Either you must produce what you want to consume, or you must produce something to trade for what you want to consume.  “Money” is, ultimately, just the way I exchange what I produce for what you produce.  As Say explained in a letter he wrote to the Reverend Thomas Malthus,
All those who, since Adam Smith, have turned their attention to Political Economy, agree that in reality we do not buy articles of consumption with money, the circulating medium with which we pay for them. We must in the first instance have bought this money itself by the sale of our produce.
To a proprietor of a mine, the silver money is a produce with which he buys what he has occasion for. To all those through whose hands this silver afterwards passes, it is only the price of the produce which they themselves have raised by means of their property in land, their capitals, or their industry. In selling them they in the first place exchange them for money, and afterwards they exchange the money for articles of consumption. It is therefore really and absolutely with their produce that they make their purchases: therefore it is impossible for them to purchase any articles whatever, to a greater amount than those they have produced, either by themselves or through the means of their capital or their land.
Jean-Baptiste Say
From these premises I have drawn a conclusion which appears to me evident, but the consequences of which appear to have alarmed you. I had said — As no one can purchase the produce of another except with his own produce, as the amount for which we can buy is equal to that which we can produce, the more we can produce the more we can purchase. From whence proceeds this other conclusion, which you refuse to admit — That if certain commodities do not sell, it is because others are not produced, and that it is the raising produce alone which opens a market for the sale of produce.
I know that this proposition has a paradoxical complexion, which creates a prejudice against it. I know that one has much greater reason to expect to be supported by vulgar prejudices, when one asserts that the cause of too much produce is because all the world is employed in raising it. — That instead of continually producing, one ought to multiply barren consumptions, and expend the old capital instead of accumulating new. This doctrine has, indeed, probability on its side; it can be supported by arguments, facts may be interpreted in its favor. But, Sir, when Copernicus and Galileo taught, for the first time, that the sun, although we see it rise every morning in the east, magnificently pass over our heads at noon, and precipitate itself towards the west in the evening, still does not move from its place, they had also universal prejudice against them, the opinions of the Ancients, and the evidence of the senses. Ought they on that account to relinquish those demonstrations which were produced by a sound judgment? I should do you an injustice to doubt your answer.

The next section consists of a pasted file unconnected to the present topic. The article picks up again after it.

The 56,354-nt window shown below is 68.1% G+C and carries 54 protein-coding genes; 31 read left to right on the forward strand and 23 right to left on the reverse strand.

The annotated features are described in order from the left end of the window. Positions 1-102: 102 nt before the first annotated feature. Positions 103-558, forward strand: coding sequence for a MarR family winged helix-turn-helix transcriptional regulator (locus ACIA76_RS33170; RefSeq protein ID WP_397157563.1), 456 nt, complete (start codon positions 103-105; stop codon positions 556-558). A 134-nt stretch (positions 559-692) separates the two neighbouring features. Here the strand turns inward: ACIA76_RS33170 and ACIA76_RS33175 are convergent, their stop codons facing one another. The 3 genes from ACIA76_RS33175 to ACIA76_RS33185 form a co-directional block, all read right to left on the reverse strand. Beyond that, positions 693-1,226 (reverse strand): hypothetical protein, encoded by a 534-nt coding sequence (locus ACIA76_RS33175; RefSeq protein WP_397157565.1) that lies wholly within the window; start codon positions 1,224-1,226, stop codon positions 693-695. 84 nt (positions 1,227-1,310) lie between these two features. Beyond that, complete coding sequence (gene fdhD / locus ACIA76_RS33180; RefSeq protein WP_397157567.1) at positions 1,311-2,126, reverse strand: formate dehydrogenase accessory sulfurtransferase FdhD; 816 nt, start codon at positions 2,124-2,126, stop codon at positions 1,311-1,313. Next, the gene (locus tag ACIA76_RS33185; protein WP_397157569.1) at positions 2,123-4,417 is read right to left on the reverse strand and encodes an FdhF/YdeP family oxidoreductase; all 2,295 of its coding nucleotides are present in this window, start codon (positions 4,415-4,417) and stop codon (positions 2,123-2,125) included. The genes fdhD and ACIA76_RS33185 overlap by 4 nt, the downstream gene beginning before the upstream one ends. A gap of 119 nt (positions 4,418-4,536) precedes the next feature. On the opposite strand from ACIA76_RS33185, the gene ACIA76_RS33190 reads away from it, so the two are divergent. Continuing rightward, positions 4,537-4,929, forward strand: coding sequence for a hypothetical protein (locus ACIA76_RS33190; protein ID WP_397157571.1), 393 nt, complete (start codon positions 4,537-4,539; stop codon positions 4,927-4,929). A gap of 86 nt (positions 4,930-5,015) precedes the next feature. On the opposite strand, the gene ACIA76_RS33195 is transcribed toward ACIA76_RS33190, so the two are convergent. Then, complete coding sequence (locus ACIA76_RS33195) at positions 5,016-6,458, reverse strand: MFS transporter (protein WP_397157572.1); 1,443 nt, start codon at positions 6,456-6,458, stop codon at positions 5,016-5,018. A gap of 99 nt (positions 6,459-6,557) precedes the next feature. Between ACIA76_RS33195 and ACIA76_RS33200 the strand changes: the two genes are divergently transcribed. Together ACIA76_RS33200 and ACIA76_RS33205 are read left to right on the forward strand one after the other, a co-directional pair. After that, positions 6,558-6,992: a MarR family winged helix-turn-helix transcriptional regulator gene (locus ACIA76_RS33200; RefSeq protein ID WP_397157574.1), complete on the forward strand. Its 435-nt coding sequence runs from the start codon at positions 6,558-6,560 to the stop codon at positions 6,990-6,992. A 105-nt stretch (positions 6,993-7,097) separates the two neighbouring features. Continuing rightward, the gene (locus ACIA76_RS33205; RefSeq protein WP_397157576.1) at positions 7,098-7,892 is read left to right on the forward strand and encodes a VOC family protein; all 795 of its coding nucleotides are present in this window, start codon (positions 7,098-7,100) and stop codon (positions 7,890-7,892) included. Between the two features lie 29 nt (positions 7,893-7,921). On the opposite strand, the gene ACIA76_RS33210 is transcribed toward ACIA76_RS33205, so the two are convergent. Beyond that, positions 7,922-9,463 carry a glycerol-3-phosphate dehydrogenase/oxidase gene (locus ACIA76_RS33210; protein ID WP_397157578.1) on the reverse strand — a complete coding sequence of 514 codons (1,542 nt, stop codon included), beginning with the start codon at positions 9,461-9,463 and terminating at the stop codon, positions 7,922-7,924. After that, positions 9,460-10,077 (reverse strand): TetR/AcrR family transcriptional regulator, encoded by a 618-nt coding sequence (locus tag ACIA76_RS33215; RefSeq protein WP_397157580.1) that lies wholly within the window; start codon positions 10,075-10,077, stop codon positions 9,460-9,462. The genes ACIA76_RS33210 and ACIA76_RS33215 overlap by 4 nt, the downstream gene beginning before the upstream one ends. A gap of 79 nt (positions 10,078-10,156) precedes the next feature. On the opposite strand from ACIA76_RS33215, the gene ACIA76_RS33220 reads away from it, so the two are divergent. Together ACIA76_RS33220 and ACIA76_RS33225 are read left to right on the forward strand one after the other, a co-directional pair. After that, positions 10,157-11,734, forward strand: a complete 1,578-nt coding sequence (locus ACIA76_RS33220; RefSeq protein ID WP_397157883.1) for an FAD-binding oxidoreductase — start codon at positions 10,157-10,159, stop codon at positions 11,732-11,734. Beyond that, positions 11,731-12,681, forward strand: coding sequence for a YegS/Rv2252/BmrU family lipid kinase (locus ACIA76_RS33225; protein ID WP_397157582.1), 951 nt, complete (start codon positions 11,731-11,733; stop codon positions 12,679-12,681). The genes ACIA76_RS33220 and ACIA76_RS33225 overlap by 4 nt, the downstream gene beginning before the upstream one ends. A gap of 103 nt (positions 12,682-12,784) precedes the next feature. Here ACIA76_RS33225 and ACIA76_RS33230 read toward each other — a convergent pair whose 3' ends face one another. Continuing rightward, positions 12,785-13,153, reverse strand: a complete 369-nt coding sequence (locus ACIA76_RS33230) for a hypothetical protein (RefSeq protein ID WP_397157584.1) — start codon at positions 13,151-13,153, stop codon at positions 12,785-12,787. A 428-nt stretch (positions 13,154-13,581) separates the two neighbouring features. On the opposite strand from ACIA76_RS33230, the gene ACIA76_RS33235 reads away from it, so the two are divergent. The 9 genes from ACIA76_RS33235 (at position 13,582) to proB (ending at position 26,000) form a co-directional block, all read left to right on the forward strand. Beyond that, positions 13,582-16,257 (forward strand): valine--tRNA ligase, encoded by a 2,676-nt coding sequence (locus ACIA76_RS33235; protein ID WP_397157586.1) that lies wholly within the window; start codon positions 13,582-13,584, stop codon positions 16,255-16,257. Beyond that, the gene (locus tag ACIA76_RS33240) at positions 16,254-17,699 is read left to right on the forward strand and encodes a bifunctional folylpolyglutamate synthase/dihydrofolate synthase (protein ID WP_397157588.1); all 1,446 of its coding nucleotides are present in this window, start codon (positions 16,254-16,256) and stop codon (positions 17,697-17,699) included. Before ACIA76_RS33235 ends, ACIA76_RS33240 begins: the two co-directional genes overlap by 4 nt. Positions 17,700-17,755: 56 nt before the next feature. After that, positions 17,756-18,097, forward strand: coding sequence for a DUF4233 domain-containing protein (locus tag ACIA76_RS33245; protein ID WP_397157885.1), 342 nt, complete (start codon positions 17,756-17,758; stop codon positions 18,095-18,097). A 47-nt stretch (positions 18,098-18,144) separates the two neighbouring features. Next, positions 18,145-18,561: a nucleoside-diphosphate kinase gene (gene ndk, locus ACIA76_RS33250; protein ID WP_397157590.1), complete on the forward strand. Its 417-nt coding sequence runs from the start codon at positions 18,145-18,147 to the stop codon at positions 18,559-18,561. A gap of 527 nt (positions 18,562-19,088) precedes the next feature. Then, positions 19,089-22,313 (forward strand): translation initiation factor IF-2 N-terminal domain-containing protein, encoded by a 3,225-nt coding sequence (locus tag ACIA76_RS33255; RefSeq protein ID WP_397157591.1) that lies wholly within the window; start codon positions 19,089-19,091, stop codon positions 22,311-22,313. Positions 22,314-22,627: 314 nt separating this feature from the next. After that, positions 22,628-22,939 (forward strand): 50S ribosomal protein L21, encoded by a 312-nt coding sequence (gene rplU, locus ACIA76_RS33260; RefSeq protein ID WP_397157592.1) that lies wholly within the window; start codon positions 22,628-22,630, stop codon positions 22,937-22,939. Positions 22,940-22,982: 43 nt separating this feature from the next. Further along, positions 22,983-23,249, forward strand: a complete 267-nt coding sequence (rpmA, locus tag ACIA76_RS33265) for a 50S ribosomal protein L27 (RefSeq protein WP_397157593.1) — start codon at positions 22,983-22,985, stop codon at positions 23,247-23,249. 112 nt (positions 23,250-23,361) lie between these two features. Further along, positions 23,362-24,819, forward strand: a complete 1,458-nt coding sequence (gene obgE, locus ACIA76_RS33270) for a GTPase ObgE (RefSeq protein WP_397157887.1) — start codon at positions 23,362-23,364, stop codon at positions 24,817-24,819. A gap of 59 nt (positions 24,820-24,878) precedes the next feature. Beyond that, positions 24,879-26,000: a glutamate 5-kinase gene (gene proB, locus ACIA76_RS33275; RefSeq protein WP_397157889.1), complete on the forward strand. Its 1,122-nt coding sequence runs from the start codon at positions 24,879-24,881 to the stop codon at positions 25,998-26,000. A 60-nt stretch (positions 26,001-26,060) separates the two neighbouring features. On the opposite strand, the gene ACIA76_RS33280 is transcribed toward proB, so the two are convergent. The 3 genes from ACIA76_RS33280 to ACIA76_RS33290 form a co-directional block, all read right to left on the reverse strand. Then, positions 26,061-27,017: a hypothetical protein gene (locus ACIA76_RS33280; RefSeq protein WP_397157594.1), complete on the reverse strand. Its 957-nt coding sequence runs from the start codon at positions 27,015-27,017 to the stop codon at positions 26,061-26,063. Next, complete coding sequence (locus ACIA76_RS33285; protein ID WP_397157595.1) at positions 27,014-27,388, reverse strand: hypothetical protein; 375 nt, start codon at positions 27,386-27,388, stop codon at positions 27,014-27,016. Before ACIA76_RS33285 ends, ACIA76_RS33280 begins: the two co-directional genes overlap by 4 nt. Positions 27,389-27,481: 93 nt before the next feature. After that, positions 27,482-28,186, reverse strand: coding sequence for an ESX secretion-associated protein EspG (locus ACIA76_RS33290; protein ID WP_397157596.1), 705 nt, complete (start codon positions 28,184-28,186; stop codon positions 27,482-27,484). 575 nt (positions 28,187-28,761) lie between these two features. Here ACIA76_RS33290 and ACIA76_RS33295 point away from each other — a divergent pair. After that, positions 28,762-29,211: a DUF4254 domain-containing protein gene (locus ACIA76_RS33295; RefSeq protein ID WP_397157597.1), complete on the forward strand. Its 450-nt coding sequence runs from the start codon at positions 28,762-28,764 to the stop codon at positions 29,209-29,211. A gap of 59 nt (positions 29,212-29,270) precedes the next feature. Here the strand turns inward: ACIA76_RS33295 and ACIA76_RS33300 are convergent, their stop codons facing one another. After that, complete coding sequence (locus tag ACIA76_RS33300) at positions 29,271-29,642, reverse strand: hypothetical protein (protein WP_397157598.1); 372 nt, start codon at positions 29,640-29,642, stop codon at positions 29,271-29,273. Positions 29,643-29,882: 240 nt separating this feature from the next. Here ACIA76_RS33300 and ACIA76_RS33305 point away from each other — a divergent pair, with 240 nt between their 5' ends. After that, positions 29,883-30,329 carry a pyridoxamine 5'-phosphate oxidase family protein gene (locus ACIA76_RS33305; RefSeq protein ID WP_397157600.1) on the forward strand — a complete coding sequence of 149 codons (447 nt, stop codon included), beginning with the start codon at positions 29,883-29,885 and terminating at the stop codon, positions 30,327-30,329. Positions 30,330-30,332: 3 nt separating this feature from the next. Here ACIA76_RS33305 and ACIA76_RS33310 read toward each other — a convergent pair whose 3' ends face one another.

Besides, when I assert that produce opens a vent for produce; that the means of industry, whatever they may be, left to themselves, always incline themselves to those articles which are the most necessary to nations, and that these necessary articles create at the same time fresh populations, and fresh enjoyments for those populations, all probability is not against me.
No wonder Keynes rejected Say’s Law!  It cuts the ground out from under the most fundamental assumptions of Keynesian economics: the necessity of past savings and of human labor to be productive!  According to Say, you don’t stimulate demand by inflating the currency or redistribution, but by making people who are not productive, productive!  There is no need for the government to manipulate the currency and cheat people out of their savings by transferring value from the poor to the rich via rises in the price level.  No wonder the politicians didn’t listen to Say when Keynes was telling them it’s alright to steal. . . .